Bide your time with your daughter—as she gets more comfortable with her identity as a gay kid, and feels your continued love and support, she’ll likely be more open to sharing her sexual orientation with others. And when she’s ready, ask for her input in how the news should be shared. Does she want to tell family and friends herself, or would she rather you take the lead? It will probably depend on the person and the situation. Bear in mind that coming out is almost always a gradual process—it’s impossible to tell everyone all at once. We can only hope that your daughter experiences acceptance and affirmation as she broadens the network of people who know she’s gay. Stick with her through this process and offer as much help and guidance as she is willing to accept, and be there for her should she hit any bumps in the road with people who are uncomfortable, intolerant, or just plain mean.
I am sure that it took insane amounts of trust for your daughter to confess such a huge thing to you, and she then requested that you not reveal it to anyone. I would recommend that you maintain that trust above all else. Your daughter obviously trusts you implicitly, especially if you are the first and only person she has come out to. She trusts you and gave you this boundary because of her own personal reasons. Maybe she knows other family members won’t be as accepting. Perhaps she feels that her friends might not feel the same way about her if they know she isn’t straight. Her school might not have resources (such as a GSA) or places where she feels safe being totally herself. Her privacy, safety, and comfort should be your number one priority, because she might not have other positive support systems in her life at the moment. She may be feeling nervous, anxious, or afraid of what might happen if she comes out to others. Depending on where you live, she may feel genuinely unsafe being herself. Trust that your daughter has made this decision based on rational thinking and reasoning, just as she has trusted you with her coming out.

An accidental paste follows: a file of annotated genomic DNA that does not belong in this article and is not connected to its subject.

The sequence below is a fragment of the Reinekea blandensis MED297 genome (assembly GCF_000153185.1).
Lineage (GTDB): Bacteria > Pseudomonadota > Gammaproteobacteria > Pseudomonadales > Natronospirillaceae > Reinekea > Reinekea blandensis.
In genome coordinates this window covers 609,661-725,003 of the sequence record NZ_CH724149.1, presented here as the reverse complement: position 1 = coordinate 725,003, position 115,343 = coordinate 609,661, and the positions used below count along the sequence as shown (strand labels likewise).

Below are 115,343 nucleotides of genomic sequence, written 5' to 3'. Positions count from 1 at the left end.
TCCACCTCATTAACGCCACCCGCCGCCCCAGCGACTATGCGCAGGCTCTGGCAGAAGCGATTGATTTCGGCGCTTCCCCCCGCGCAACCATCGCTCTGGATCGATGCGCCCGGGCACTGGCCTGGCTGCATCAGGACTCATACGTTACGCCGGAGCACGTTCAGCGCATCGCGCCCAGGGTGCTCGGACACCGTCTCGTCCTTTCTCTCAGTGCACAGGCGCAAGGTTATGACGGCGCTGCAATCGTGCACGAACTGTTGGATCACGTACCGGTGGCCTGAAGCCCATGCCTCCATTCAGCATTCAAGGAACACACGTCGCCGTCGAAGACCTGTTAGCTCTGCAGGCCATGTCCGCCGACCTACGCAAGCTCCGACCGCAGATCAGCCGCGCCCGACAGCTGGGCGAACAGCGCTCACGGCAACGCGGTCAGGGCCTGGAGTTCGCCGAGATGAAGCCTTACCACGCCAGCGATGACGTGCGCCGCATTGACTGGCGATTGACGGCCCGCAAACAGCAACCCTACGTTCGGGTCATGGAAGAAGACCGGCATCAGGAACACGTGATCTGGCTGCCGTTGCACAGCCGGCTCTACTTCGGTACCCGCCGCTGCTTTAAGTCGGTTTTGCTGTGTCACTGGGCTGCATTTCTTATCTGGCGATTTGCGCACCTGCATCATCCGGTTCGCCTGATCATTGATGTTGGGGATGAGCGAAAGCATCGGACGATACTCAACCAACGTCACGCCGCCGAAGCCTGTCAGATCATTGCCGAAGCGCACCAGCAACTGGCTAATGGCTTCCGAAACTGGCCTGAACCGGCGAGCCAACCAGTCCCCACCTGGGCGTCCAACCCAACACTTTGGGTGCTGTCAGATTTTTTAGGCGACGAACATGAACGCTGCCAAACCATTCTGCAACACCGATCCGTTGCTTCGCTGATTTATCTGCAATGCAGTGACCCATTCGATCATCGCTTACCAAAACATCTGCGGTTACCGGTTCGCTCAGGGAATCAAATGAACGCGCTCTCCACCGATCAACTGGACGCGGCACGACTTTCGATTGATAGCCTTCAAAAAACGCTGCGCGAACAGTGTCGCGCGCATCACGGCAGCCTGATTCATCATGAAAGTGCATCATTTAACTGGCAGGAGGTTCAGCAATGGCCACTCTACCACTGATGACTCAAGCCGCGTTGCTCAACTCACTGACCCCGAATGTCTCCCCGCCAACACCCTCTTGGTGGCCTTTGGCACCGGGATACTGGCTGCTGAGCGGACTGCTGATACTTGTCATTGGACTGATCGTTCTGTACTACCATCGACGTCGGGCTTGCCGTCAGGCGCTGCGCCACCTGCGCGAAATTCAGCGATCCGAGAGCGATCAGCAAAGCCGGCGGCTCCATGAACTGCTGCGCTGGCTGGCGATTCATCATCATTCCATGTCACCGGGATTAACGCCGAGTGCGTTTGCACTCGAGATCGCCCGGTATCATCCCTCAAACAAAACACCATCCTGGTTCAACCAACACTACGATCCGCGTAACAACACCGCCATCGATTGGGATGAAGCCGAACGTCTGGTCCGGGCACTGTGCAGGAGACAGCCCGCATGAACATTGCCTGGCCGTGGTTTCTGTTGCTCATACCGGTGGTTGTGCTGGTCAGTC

I recently had an experience with a friend who came out to her mom during a heated moment and then felt legitimately worried that she would lose her home, stability, or safety if her father found out. I have another friend whose mother completely ignores her trans* identity and refuses to let her hang out with her friends because she is worried about the influence we might have or have had on her gender identity or sexual orientation. As comfortable as I am with my sexuality, sometimes I still feel uneasy when meeting new people, and especially their parents, for fear that I will alienate them due to my outwardly obvious gayness.